When I asked Newstalk 1010 Program/Brand Director Mike Bendixen (FYI he’s a white dude, too) why he thought this was, I think he was actually surprised at their lack of diversity, but to be fair, he was unable to make a comment. I thought that maybe their listenership was predominantly male but he assures me that that’s not the case. He did reiterate that they do have women working in news, reporting and traffic, but I have accounted for them. I cannot speak for those behind the scenes, and maybe there is an enormous core staff of females and people of diversity running that machine.
Population ImmigrationToronto DemographicsThis is where things get a little more nuanced. According to the 2011 Census (see charts above), 49% of all Torontonians are immigrants with almost 48% being visible minorities. In the GTA, where almost half of Ontarians reside, 38% of the population are immigrants and almost 36% are visible minorities. That means that a third of all persons living in the GTA are not white.

Why should I or anyone be concerned about these numbers? |

Let me break this down – A large Canadian conglomerate owns almost a third of our media, and in the largest market in Canada stockpiles a news station with like-minded persons that don’t offer equitable representation, that is, people without a different voice, a different culture, a different perspective.

To me that is embarking on some scary shit.

And my friend who started out in radio more than twenty years ago? He’s now a house hold name, even if his on-air name is not his own.

Other reading: New Media Looks Like Old Media

Male Circumcision: Hashtag Campaign Raises Awareness of Bodily Integrity

circumcision-banner2A Florida mother has fled with her son Chase after a court ordered that she follow through on a signed a legal agreement between herself and the boy’s father Dennis Nebus, that the boy would receive a routine circumcision. The problem is that back in December 2011, Chase’s mother Heather Hironimus never followed through with the operation for which the father would arrange and pay for and she and her son are now opposed to the operation, despite the father’s wishes. Heather and Chase’s supporters and anti-male circumcision activists have created a Saving Chase fundraising and awareness campaign and matching twitter hashtag.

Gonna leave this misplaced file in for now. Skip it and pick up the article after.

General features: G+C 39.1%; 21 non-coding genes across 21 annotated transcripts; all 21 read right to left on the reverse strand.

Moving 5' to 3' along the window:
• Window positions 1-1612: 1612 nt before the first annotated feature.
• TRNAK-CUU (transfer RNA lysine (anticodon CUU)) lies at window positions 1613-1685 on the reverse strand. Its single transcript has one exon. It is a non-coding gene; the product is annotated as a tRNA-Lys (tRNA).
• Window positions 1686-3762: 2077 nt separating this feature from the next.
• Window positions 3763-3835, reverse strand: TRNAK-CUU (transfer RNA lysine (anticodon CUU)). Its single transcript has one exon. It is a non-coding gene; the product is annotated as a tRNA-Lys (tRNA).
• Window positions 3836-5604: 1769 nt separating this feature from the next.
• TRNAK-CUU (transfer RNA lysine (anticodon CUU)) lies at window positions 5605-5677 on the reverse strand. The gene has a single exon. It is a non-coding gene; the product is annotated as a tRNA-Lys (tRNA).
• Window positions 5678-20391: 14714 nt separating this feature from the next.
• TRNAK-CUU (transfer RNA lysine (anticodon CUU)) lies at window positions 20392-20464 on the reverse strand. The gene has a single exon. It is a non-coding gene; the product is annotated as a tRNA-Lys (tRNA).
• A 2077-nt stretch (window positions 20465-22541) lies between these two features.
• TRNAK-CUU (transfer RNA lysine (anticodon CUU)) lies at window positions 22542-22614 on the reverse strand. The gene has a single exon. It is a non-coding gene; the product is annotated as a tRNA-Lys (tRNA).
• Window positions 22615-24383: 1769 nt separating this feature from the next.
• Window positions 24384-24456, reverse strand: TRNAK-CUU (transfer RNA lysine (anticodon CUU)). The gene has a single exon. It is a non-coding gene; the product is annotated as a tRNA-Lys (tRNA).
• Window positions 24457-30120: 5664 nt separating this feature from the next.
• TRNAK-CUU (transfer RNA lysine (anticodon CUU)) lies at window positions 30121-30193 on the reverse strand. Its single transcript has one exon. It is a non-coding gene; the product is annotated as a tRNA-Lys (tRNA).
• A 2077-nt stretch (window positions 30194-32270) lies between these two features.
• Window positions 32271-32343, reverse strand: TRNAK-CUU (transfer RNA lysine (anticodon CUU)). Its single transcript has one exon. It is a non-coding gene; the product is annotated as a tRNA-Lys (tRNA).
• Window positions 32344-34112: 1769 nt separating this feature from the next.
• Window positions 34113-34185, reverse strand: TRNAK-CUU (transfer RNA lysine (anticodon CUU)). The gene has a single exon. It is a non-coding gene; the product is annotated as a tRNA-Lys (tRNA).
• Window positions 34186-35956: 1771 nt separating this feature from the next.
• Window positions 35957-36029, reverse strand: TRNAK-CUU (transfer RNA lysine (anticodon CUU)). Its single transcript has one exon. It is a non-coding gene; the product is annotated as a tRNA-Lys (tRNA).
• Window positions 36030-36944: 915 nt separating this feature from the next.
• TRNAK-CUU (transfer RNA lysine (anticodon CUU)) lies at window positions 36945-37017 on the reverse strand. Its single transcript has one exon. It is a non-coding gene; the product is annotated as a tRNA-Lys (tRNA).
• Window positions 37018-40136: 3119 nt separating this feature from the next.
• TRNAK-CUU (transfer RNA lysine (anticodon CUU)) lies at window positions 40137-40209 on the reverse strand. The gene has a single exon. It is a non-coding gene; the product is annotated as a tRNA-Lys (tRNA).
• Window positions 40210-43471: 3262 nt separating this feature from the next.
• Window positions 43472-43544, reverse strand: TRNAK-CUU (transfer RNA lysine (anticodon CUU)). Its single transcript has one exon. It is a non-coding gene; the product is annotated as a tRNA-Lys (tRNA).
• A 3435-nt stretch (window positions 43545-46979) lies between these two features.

This topic isn’t anything new, and it will most likely be argued for decades to come, in such the way that vaccination or global climate change are the topics that are always hot button at the moment.

I always state, and I will reiterate again, that I am highly biased on many topics, including this one. However, in this particular situation, I don’t just believe that I am right, I know I am.

Some of you many know that I am a feminist, and as such, I am vehemently against any form of female genital cutting, culture and religion be damned. So then I wonder, how is it not possible for me to be just as outraged that we as a society, for merely a marginal improvement on health, can support and condone the ancient and ritualistic mutilation of an intact penis?

While trying not to impose my own western values upon other cultures, I am really torn on this issue. Political Scientist Rebecca Steinfeld reconciles my misgivings in an interview with Tove Lyssarides titled: Hysteria -– Male Circumcision is a Feminist Issue Too. She states, “To preserve the community, one sacrifices some individual rights, in this case those of the individual boy. The problem is that sacrificing basic concepts like individual rights and bodily integrity to a particular worldview focused on community could be a slippery slope. Plus, it would require re-thinking opposition to FGC, and perhaps even re-allowing it on the basis of parents’ religious beliefs or cultural preferences. In my opinion, this should be unconscionable.”